Its a busy time for the fight against fossil fuels
At the opening of the COP27 climate negotiations in Egypt on 7 November, the UN Secretary General Antonio Guterres, said “we are on a highway to climate hell with our foot on the accelerator“, reinforcing his message from April that “Investing in new fossil fuels is moral and economic madness”
Despite such an obviously true statement, there was very little progress towards decarbonisation at COP27
The meeting was branded “the African COP” but the largest delegation by far was the 1000 delegates from United Arab Emirates. The oil and gas industry sent over 600 lobbyists, which was more than the second largest national delegation (Brazil)
As one participant told me: “it wasn’t an African COP, it was a Middle Eastern one”.
The only “success” at COP27, was the admission for the first time that climate change is causing “Loss and Damage”. The nations agreed with the EU proposal that “particularly vulnerable developing countries” should be compensated. However, details of who will pay, and how much, have been kicked down the track to next years’ COP. As this is in the United Arab Emirates, it’s hard to expect much progress.
Nevertheless, it’s a busy time for the fight against fossil fuels.
Climate change related litigation has doubled since 2015, with more than 2000 cases now active against governments and corporations, particularly fossil fuel ones.
In Australia, on 25 November 2022, a group of young people won their case to stop a massive Queensland coal mine, because of its contribution to climate change, environmental impacts, and erosion of human rights.
In the UK, Friends of the Earth are challenging the UK Export Agency’s decision to invest in a liquified natural gas project in Mozambique, on the basis that it is incompatible with the UK’s legal obligations to reduce carbon emissions. When it came to the UK High Court a few weeks ago, the two judges couldn’t agree, so it will be decided by the Court of Appeal in a hearing on 6-8 December 2022.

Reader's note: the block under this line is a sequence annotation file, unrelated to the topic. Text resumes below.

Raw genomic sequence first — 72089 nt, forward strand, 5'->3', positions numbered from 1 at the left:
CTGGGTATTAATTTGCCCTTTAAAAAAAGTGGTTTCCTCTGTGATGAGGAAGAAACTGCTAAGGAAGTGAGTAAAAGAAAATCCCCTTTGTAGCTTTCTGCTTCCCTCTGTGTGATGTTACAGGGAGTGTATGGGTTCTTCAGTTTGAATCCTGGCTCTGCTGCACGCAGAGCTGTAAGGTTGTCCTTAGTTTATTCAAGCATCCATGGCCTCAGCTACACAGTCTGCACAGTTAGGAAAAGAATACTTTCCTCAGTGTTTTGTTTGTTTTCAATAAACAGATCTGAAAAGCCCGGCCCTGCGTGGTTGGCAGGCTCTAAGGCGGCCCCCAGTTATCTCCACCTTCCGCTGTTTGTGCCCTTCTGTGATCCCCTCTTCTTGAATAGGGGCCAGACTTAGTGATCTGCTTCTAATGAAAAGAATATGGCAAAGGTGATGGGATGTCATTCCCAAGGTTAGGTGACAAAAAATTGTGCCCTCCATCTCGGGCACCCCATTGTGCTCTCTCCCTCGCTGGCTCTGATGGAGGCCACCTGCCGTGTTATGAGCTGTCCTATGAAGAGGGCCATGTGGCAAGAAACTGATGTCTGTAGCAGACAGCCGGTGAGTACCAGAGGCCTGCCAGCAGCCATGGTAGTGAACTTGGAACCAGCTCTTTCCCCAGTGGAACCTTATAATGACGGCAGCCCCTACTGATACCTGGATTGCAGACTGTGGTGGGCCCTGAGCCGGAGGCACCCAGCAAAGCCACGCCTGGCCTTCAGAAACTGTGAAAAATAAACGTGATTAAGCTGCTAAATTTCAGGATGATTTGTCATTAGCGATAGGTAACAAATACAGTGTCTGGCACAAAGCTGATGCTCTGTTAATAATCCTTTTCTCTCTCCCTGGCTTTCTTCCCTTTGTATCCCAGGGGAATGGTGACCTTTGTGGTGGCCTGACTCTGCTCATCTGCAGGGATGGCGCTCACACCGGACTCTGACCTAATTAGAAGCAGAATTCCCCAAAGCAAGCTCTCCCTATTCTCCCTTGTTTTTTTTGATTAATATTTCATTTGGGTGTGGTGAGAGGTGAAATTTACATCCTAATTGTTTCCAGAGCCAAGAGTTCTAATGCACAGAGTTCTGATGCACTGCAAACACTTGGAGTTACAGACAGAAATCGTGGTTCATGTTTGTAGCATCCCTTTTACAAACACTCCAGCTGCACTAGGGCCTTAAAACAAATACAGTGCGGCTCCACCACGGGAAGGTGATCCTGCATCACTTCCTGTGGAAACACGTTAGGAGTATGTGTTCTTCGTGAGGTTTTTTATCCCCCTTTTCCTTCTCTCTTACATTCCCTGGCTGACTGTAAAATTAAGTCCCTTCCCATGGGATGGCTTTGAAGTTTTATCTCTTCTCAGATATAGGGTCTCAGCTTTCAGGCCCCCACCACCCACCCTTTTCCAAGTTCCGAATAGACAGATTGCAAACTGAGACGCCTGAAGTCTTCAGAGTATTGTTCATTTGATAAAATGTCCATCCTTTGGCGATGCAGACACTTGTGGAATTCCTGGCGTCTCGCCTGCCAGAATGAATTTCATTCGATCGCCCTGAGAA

It’s not just the lawyers that are getting on the case.
The UK’s ‘Just Stop Oil’ campaign has the logical aim of ensuring that “the government commits to ending all new licenses and consents for the exploration, development and production of fossil fuels in the UK”.
They’ve been highlighting their case by peaceful protests, including disrupting traffic in London and on the M25. This undoubtedly inconveniences some people, but they’re being very harshly treated. This got worse after an intervention a few weeks ago by the Home Secretary, Suella Braverman.
27 are currently remanded in prison, facing prison sentences of up to 5 years. Others, including a few from Cambridge, will face a Crown Court hearing in London 6-7 December 2022, and may receive career limiting criminal records.
They’ve committed offences, but this seems excessive punishment for acting peacefully in the public interest.